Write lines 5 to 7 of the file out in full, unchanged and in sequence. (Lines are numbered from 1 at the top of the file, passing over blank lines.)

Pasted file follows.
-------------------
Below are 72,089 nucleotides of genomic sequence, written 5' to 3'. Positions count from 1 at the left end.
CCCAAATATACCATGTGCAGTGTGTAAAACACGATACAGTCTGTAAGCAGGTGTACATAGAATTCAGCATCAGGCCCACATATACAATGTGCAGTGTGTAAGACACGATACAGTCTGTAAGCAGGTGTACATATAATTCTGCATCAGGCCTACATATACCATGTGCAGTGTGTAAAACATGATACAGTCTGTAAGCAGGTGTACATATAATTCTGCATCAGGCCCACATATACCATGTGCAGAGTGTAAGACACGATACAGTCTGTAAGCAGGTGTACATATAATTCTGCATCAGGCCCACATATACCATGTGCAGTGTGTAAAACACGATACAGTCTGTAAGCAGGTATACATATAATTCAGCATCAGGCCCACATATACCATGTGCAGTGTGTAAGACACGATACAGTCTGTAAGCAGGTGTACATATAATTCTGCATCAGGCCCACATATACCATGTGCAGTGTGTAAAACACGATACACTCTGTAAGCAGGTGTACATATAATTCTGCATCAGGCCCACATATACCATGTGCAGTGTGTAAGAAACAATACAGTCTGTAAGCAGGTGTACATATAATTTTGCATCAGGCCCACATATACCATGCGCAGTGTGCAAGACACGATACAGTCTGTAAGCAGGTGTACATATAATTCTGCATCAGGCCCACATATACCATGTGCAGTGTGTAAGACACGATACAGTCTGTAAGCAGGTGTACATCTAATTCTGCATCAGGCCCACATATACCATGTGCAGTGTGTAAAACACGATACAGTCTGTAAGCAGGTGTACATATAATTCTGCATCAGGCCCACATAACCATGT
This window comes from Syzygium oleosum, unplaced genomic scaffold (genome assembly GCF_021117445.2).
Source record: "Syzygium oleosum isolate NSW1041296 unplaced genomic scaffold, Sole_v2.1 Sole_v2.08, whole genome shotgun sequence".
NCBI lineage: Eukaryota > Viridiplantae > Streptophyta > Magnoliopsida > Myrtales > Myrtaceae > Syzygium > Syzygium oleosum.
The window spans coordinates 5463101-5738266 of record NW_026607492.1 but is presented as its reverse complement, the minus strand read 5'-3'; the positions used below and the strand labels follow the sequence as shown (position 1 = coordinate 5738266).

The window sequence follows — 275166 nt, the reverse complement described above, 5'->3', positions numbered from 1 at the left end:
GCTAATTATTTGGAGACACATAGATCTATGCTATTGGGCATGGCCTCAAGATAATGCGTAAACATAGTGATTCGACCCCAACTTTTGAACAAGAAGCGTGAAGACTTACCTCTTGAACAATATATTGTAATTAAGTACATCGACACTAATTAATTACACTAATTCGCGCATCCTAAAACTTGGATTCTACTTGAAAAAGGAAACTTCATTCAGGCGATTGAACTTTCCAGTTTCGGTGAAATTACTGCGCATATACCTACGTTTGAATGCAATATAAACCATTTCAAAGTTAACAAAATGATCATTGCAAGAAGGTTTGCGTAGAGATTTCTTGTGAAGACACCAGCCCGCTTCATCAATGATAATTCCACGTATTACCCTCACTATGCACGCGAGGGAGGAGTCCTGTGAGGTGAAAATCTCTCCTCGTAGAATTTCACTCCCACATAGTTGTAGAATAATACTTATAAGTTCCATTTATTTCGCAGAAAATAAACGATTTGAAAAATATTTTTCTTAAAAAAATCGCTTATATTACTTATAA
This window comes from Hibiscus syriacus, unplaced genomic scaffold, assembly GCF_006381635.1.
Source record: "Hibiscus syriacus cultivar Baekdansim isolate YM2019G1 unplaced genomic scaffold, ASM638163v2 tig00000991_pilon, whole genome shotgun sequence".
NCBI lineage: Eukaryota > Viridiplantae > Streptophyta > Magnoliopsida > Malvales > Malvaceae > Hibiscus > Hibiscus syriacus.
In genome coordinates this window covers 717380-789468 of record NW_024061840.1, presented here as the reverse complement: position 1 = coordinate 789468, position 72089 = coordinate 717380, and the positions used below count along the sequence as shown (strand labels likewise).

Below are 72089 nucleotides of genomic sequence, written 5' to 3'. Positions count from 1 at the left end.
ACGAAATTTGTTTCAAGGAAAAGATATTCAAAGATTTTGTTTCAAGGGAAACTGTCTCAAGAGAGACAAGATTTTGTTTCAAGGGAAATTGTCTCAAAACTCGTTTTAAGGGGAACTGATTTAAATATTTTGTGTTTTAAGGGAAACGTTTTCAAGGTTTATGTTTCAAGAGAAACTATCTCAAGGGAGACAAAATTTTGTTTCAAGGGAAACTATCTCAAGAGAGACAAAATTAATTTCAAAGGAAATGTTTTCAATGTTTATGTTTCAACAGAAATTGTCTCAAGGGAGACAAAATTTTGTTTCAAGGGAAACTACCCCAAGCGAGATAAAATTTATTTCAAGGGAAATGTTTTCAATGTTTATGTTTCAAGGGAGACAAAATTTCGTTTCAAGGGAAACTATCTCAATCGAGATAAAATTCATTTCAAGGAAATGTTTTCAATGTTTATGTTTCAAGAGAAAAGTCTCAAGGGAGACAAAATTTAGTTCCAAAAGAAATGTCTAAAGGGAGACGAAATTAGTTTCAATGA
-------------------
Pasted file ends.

NCBI lineage: Eukaryota > Viridiplantae > Streptophyta > Magnoliopsida > Myrtales > Myrtaceae > Syzygium > Syzygium oleosum.
The window spans coordinates 5463101-5738266 of record NW_026607492.1 but is presented as its reverse complement, the minus strand read 5'-3'; the positions used below and the strand labels follow the sequence as shown (position 1 = coordinate 5738266).

The window sequence follows — 275166 nt, the reverse complement described above, 5'->3', positions numbered from 1 at the left end: